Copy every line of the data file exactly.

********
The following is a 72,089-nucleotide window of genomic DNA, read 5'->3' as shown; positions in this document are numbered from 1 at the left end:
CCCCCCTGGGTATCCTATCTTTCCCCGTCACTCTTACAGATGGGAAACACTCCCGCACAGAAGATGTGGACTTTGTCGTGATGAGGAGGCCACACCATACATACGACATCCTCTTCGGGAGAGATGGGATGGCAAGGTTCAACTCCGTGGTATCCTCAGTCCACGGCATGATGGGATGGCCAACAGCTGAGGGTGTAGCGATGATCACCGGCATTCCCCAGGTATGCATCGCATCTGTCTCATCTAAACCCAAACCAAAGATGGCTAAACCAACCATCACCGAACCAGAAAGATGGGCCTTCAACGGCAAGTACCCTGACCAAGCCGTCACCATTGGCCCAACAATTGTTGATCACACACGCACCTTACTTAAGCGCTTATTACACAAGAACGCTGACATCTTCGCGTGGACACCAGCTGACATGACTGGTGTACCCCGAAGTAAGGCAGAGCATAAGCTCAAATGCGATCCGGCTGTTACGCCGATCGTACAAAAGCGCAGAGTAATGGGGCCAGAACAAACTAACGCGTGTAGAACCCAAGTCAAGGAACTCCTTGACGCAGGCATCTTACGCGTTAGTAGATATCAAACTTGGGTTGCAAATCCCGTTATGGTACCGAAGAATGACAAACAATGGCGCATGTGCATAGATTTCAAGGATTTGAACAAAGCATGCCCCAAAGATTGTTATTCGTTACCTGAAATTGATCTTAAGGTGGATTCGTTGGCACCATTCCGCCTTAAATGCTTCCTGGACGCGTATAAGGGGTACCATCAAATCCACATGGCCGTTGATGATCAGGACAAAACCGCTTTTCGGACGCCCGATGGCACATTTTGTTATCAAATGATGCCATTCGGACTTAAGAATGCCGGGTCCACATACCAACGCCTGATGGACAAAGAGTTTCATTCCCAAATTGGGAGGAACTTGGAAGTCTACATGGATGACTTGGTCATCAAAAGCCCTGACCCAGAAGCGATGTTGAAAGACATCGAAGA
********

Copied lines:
The following is a 72,089-nucleotide window of genomic DNA, read 5'->3' as shown; positions in this document are numbered from 1 at the left end:
CCCCCCTGGGTATCCTATCTTTCCCCGTCACTCTTACAGATGGGAAACACTCCCGCACAGAAGATGTGGACTTTGTCGTGATGAGGAGGCCACACCATACATACGACATCCTCTTCGGGAGAGATGGGATGGCAAGGTTCAACTCCGTGGTATCCTCAGTCCACGGCATGATGGGATGGCCAACAGCTGAGGGTGTAGCGATGATCACCGGCATTCCCCAGGTATGCATCGCATCTGTCTCATCTAAACCCAAACCAAAGATGGCTAAACCAACCATCACCGAACCAGAAAGATGGGCCTTCAACGGCAAGTACCCTGACCAAGCCGTCACCATTGGCCCAACAATTGTTGATCACACACGCACCTTACTTAAGCGCTTATTACACAAGAACGCTGACATCTTCGCGTGGACACCAGCTGACATGACTGGTGTACCCCGAAGTAAGGCAGAGCATAAGCTCAAATGCGATCCGGCTGTTACGCCGATCGTACAAAAGCGCAGAGTAATGGGGCCAGAACAAACTAACGCGTGTAGAACCCAAGTCAAGGAACTCCTTGACGCAGGCATCTTACGCGTTAGTAGATATCAAACTTGGGTTGCAAATCCCGTTATGGTACCGAAGAATGACAAACAATGGCGCATGTGCATAGATTTCAAGGATTTGAACAAAGCATGCCCCAAAGATTGTTATTCGTTACCTGAAATTGATCTTAAGGTGGATTCGTTGGCACCATTCCGCCTTAAATGCTTCCTGGACGCGTATAAGGGGTACCATCAAATCCACATGGCCGTTGATGATCAGGACAAAACCGCTTTTCGGACGCCCGATGGCACATTTTGTTATCAAATGATGCCATTCGGACTTAAGAATGCCGGGTCCACATACCAACGCCTGATGGACAAAGAGTTTCATTCCCAAATTGGGAGGAACTTGGAAGTCTACATGGATGACTTGGTCATCAAAAGCCCTGACCCAGAAGCGATGTTGAAAGACATCGAAGA